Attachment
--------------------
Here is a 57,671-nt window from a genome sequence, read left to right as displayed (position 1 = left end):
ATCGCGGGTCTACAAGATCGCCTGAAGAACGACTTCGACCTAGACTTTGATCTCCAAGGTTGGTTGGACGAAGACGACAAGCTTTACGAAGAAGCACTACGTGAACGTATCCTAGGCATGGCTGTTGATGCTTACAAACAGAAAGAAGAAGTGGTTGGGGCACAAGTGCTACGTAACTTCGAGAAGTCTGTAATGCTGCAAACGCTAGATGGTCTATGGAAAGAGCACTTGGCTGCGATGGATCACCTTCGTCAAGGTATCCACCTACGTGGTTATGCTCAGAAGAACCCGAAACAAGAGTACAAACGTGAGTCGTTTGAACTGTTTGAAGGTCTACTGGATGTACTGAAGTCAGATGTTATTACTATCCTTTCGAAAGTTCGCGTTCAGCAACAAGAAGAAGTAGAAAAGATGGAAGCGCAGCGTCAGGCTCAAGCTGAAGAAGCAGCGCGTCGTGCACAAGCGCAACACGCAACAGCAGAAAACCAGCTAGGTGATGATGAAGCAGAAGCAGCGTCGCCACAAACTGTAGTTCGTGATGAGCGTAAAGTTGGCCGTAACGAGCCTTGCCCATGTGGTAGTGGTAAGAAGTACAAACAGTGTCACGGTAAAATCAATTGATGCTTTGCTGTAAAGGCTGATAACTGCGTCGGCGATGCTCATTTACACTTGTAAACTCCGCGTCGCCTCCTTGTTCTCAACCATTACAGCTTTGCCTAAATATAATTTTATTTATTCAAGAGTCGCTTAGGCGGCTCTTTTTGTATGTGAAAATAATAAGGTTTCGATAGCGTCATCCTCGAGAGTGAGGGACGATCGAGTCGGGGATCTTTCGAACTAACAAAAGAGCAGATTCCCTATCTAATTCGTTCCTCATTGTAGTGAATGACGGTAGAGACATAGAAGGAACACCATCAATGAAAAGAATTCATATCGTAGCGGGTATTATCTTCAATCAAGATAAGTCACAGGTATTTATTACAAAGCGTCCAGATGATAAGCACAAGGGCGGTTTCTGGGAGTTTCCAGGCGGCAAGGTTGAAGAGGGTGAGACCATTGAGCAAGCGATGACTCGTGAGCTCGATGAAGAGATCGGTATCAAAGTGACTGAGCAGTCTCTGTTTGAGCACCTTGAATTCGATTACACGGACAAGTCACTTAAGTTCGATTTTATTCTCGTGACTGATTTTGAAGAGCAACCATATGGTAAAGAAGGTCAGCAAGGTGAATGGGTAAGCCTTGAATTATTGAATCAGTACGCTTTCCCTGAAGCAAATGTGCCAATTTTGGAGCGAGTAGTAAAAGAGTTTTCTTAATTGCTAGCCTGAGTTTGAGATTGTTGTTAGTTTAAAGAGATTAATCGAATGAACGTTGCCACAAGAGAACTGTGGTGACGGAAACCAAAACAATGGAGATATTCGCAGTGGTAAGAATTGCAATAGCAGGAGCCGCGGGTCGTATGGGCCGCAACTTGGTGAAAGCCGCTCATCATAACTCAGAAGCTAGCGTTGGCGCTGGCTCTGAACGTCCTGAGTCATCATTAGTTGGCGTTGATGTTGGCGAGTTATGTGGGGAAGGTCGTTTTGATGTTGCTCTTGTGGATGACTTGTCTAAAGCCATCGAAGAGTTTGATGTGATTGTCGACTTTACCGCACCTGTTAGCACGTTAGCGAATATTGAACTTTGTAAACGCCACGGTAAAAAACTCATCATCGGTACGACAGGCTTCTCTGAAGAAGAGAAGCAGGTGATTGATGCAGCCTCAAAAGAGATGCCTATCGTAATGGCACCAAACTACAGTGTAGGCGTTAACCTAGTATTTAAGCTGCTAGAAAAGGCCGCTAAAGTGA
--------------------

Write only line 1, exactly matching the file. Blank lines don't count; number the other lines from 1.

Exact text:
Here is a 57,671-nt window from a genome sequence, read left to right as displayed (position 1 = left end):